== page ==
When vast and abundant powers are given to any person, or body of people, which in their operation may result in the oppression of the people, it is of the utmost importance that powerful checks should be created to prevent the abuse of such power. Therefore, it is the true policy of a free and fair government that all people who are involved in governing must be made accountable to some greater power for their conduct in office. This responsibility should ultimately rest with the people.

In recent numbers of this series of papers, we have examined closely some glaring defects in our current federal system, primarily in the House of Representatives, which have shown, conclusively, that our representation is neither equal, full, nor fair; and that those in both Houses of Congress, due to the very nature of its structure, do not have a great enough level of responsibility to the people, to ensure freedom and liberty.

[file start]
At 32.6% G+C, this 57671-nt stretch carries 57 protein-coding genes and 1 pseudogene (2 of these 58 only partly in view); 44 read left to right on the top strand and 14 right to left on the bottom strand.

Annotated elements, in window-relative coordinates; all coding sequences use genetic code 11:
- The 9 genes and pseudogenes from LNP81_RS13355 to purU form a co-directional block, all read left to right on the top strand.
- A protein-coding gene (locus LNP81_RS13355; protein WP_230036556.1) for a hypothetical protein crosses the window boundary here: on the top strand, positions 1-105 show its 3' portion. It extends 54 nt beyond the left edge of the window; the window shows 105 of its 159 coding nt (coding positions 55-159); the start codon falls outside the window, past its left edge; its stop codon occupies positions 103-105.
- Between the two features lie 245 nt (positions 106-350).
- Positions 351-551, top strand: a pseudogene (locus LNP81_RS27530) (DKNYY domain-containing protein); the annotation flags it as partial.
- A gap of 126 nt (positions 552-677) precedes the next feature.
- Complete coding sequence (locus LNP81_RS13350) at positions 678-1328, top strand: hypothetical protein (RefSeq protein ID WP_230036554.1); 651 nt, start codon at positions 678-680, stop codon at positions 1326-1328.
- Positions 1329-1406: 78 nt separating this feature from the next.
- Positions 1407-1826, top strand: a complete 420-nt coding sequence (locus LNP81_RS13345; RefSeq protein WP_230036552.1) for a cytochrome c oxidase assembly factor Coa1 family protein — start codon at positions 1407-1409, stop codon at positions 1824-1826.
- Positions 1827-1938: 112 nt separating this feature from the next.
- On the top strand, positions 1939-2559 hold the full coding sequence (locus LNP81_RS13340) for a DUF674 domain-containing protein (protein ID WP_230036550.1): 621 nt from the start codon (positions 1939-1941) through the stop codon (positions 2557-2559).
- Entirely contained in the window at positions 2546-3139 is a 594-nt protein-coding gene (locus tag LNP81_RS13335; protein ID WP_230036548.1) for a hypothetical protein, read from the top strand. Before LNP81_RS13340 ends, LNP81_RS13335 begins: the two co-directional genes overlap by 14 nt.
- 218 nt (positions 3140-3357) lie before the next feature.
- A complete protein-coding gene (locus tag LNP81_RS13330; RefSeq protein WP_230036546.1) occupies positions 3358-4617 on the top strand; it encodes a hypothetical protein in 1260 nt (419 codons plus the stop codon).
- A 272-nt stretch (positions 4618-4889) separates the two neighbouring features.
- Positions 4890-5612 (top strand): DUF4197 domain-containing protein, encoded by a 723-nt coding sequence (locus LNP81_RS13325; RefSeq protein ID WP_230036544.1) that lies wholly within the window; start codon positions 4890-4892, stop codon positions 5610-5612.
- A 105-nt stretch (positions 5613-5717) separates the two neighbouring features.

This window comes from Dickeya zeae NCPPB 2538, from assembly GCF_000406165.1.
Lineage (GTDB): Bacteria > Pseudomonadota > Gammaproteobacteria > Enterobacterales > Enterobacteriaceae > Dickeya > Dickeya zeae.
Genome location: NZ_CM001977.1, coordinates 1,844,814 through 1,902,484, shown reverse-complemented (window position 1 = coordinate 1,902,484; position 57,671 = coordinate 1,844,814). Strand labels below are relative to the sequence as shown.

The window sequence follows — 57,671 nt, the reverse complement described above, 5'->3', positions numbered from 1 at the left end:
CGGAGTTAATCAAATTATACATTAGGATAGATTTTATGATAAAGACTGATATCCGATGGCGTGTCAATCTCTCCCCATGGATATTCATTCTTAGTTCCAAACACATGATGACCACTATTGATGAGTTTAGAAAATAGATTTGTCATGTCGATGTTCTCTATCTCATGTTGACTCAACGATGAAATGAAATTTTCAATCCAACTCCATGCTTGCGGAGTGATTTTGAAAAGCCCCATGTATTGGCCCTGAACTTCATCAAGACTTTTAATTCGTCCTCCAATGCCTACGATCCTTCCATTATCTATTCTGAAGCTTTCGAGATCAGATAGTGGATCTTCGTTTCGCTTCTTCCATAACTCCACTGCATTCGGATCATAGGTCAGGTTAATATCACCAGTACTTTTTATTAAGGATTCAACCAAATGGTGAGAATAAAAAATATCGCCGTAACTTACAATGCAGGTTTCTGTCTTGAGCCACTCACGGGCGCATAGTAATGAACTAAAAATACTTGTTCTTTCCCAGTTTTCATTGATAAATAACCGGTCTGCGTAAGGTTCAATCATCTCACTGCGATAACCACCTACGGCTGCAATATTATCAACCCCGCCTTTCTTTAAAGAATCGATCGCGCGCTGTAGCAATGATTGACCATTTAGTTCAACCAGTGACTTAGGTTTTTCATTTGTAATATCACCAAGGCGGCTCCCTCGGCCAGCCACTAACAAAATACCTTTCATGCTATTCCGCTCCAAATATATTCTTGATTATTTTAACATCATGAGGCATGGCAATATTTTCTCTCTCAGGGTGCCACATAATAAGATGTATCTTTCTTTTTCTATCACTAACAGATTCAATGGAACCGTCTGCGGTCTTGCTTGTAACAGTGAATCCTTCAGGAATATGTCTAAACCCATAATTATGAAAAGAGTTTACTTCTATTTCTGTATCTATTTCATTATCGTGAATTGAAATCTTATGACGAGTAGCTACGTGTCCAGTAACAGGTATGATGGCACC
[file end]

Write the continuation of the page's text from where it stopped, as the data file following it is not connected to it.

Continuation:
But, going further into our examination, we must take note of the Senate as well. Among its many deformities, it has an awful tendency; it leans towards an aristocracy. Now, therefore, is unquestionably the proper time to begin our examination of it more closely, and see if it really is what, on paper, it was intended or appears to be.

The legislative branch of our government is divided between the People, who are the democratic portion, and the Senate who are the aristocratic part of the legislature; but this branch is also connected to the Executive between the Senate and the President, who represents the monarchial branch. In the construction of this system, their interests, along with the Judicial, are meant to be put in opposite directions. If they are exactly balanced, the government will remain perfect; if there is superiority in force, importance, or influence of any interest, it will soundly prevail.